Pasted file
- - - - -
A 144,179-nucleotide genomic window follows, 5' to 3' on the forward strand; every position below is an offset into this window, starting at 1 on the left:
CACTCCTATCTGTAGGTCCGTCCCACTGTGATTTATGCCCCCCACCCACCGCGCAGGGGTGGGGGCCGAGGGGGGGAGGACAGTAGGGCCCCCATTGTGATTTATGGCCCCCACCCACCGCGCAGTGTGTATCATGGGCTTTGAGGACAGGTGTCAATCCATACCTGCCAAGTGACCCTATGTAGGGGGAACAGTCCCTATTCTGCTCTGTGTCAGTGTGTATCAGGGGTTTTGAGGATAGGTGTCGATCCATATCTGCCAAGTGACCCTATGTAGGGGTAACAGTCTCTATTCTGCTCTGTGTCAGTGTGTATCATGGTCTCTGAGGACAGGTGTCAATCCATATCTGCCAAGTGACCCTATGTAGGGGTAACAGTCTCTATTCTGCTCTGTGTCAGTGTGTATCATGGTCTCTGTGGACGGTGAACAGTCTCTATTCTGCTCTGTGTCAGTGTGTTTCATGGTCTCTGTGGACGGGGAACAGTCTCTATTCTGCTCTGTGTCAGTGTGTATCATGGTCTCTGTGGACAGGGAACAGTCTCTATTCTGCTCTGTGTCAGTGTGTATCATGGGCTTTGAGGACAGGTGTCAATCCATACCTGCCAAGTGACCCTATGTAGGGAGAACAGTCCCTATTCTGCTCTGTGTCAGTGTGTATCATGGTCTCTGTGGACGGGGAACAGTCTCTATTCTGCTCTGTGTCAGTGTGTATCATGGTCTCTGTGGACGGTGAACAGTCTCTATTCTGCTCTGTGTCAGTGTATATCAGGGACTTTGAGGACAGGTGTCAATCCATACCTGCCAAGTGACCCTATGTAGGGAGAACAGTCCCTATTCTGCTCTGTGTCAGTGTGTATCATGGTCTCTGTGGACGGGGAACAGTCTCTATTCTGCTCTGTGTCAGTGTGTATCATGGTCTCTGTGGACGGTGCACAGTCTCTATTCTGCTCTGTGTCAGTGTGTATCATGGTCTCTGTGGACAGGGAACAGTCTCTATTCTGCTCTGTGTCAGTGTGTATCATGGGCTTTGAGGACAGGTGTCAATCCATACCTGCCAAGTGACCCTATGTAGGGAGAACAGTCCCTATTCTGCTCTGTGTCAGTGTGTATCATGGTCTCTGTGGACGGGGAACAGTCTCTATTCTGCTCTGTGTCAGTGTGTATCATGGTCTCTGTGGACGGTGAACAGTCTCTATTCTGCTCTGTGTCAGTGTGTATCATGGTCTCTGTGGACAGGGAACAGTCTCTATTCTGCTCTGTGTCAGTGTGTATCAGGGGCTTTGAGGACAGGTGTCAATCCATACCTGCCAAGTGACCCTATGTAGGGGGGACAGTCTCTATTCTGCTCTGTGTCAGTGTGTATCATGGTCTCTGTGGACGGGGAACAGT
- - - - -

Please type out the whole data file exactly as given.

A 144,179-nucleotide genomic window follows, 5' to 3' on the forward strand; every position below is an offset into this window, starting at 1 on the left:
CACTCCTATCTGTAGGTCCGTCCCACTGTGATTTATGCCCCCCACCCACCGCGCAGGGGTGGGGGCCGAGGGGGGGAGGACAGTAGGGCCCCCATTGTGATTTATGGCCCCCACCCACCGCGCAGTGTGTATCATGGGCTTTGAGGACAGGTGTCAATCCATACCTGCCAAGTGACCCTATGTAGGGGGAACAGTCCCTATTCTGCTCTGTGTCAGTGTGTATCAGGGGTTTTGAGGATAGGTGTCGATCCATATCTGCCAAGTGACCCTATGTAGGGGTAACAGTCTCTATTCTGCTCTGTGTCAGTGTGTATCATGGTCTCTGAGGACAGGTGTCAATCCATATCTGCCAAGTGACCCTATGTAGGGGTAACAGTCTCTATTCTGCTCTGTGTCAGTGTGTATCATGGTCTCTGTGGACGGTGAACAGTCTCTATTCTGCTCTGTGTCAGTGTGTTTCATGGTCTCTGTGGACGGGGAACAGTCTCTATTCTGCTCTGTGTCAGTGTGTATCATGGTCTCTGTGGACAGGGAACAGTCTCTATTCTGCTCTGTGTCAGTGTGTATCATGGGCTTTGAGGACAGGTGTCAATCCATACCTGCCAAGTGACCCTATGTAGGGAGAACAGTCCCTATTCTGCTCTGTGTCAGTGTGTATCATGGTCTCTGTGGACGGGGAACAGTCTCTATTCTGCTCTGTGTCAGTGTGTATCATGGTCTCTGTGGACGGTGAACAGTCTCTATTCTGCTCTGTGTCAGTGTATATCAGGGACTTTGAGGACAGGTGTCAATCCATACCTGCCAAGTGACCCTATGTAGGGAGAACAGTCCCTATTCTGCTCTGTGTCAGTGTGTATCATGGTCTCTGTGGACGGGGAACAGTCTCTATTCTGCTCTGTGTCAGTGTGTATCATGGTCTCTGTGGACGGTGCACAGTCTCTATTCTGCTCTGTGTCAGTGTGTATCATGGTCTCTGTGGACAGGGAACAGTCTCTATTCTGCTCTGTGTCAGTGTGTATCATGGGCTTTGAGGACAGGTGTCAATCCATACCTGCCAAGTGACCCTATGTAGGGAGAACAGTCCCTATTCTGCTCTGTGTCAGTGTGTATCATGGTCTCTGTGGACGGGGAACAGTCTCTATTCTGCTCTGTGTCAGTGTGTATCATGGTCTCTGTGGACGGTGAACAGTCTCTATTCTGCTCTGTGTCAGTGTGTATCATGGTCTCTGTGGACAGGGAACAGTCTCTATTCTGCTCTGTGTCAGTGTGTATCAGGGGCTTTGAGGACAGGTGTCAATCCATACCTGCCAAGTGACCCTATGTAGGGGGGACAGTCTCTATTCTGCTCTGTGTCAGTGTGTATCATGGTCTCTGTGGACGGGGAACAGT